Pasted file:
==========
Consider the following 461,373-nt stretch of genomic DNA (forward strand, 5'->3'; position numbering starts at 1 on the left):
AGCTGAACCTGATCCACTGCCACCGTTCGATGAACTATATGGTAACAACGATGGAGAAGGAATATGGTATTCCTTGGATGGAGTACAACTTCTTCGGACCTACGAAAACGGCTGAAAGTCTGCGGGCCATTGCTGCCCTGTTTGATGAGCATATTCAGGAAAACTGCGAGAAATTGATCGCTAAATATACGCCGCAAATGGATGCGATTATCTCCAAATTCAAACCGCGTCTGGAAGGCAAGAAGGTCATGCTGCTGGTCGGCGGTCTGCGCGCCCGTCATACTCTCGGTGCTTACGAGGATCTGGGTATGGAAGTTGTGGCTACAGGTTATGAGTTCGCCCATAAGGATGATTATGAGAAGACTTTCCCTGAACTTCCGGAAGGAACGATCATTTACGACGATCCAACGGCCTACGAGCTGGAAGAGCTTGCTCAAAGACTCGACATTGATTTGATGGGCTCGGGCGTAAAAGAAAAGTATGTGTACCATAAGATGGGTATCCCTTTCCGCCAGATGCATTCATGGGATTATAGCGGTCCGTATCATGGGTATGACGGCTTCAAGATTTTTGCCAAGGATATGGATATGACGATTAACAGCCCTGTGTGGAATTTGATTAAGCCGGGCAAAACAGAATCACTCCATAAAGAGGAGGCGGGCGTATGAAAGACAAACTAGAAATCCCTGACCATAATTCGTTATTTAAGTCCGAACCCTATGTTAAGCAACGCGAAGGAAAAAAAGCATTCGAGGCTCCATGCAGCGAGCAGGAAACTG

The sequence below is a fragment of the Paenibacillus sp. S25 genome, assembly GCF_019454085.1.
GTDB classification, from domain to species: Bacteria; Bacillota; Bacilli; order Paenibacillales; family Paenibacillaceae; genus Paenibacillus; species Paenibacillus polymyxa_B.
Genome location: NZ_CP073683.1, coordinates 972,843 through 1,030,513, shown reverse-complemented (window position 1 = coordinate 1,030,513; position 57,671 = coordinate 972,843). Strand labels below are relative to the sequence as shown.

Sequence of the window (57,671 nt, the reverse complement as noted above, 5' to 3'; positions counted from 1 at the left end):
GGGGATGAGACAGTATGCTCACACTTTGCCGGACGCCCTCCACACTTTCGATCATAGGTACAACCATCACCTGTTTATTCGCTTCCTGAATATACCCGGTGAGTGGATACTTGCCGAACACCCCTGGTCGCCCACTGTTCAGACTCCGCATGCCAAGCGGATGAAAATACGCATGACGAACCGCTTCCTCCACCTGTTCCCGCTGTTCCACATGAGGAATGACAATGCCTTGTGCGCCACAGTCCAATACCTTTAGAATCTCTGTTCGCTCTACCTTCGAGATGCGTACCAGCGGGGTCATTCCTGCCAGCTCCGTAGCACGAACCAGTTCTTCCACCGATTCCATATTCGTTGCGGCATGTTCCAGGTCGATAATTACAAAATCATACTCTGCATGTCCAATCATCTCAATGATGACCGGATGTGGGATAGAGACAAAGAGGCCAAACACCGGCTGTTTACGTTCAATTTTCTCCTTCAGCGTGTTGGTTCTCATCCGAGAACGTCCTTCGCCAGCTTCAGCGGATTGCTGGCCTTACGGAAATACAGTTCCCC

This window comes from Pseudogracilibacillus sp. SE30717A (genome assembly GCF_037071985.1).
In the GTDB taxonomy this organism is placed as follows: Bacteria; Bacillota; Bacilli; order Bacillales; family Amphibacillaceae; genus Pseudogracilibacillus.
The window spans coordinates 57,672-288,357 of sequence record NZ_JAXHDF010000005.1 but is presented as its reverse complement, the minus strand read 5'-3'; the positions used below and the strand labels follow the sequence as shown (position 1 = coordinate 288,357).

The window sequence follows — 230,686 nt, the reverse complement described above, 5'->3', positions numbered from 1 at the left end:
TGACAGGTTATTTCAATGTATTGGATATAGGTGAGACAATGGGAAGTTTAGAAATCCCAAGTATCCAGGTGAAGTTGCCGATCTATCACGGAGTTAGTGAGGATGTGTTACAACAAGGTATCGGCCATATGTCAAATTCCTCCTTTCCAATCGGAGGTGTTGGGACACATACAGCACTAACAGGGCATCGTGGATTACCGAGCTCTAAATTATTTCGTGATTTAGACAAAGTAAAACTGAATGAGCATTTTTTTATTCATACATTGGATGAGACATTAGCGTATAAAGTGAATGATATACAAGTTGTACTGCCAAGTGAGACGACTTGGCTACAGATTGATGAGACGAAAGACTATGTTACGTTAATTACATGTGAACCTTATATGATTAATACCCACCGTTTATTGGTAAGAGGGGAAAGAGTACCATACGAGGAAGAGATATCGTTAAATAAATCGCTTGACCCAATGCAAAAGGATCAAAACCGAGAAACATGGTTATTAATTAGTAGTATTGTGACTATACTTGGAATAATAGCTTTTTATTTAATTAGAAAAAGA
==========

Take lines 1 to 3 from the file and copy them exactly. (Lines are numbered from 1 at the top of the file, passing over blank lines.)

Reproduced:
Consider the following 461,373-nt stretch of genomic DNA (forward strand, 5'->3'; position numbering starts at 1 on the left):
AGCTGAACCTGATCCACTGCCACCGTTCGATGAACTATATGGTAACAACGATGGAGAAGGAATATGGTATTCCTTGGATGGAGTACAACTTCTTCGGACCTACGAAAACGGCTGAAAGTCTGCGGGCCATTGCTGCCCTGTTTGATGAGCATATTCAGGAAAACTGCGAGAAATTGATCGCTAAATATACGCCGCAAATGGATGCGATTATCTCCAAATTCAAACCGCGTCTGGAAGGCAAGAAGGTCATGCTGCTGGTCGGCGGTCTGCGCGCCCGTCATACTCTCGGTGCTTACGAGGATCTGGGTATGGAAGTTGTGGCTACAGGTTATGAGTTCGCCCATAAGGATGATTATGAGAAGACTTTCCCTGAACTTCCGGAAGGAACGATCATTTACGACGATCCAACGGCCTACGAGCTGGAAGAGCTTGCTCAAAGACTCGACATTGATTTGATGGGCTCGGGCGTAAAAGAAAAGTATGTGTACCATAAGATGGGTATCCCTTTCCGCCAGATGCATTCATGGGATTATAGCGGTCCGTATCATGGGTATGACGGCTTCAAGATTTTTGCCAAGGATATGGATATGACGATTAACAGCCCTGTGTGGAATTTGATTAAGCCGGGCAAAACAGAATCACTCCATAAAGAGGAGGCGGGCGTATGAAAGACAAACTAGAAATCCCTGACCATAATTCGTTATTTAAGTCCGAACCCTATGTTAAGCAACGCGAAGGAAAAAAAGCATTCGAGGCTCCATGCAGCGAGCAGGAAACTG

The sequence below is a fragment of the Paenibacillus sp. S25 genome, assembly GCF_019454085.1.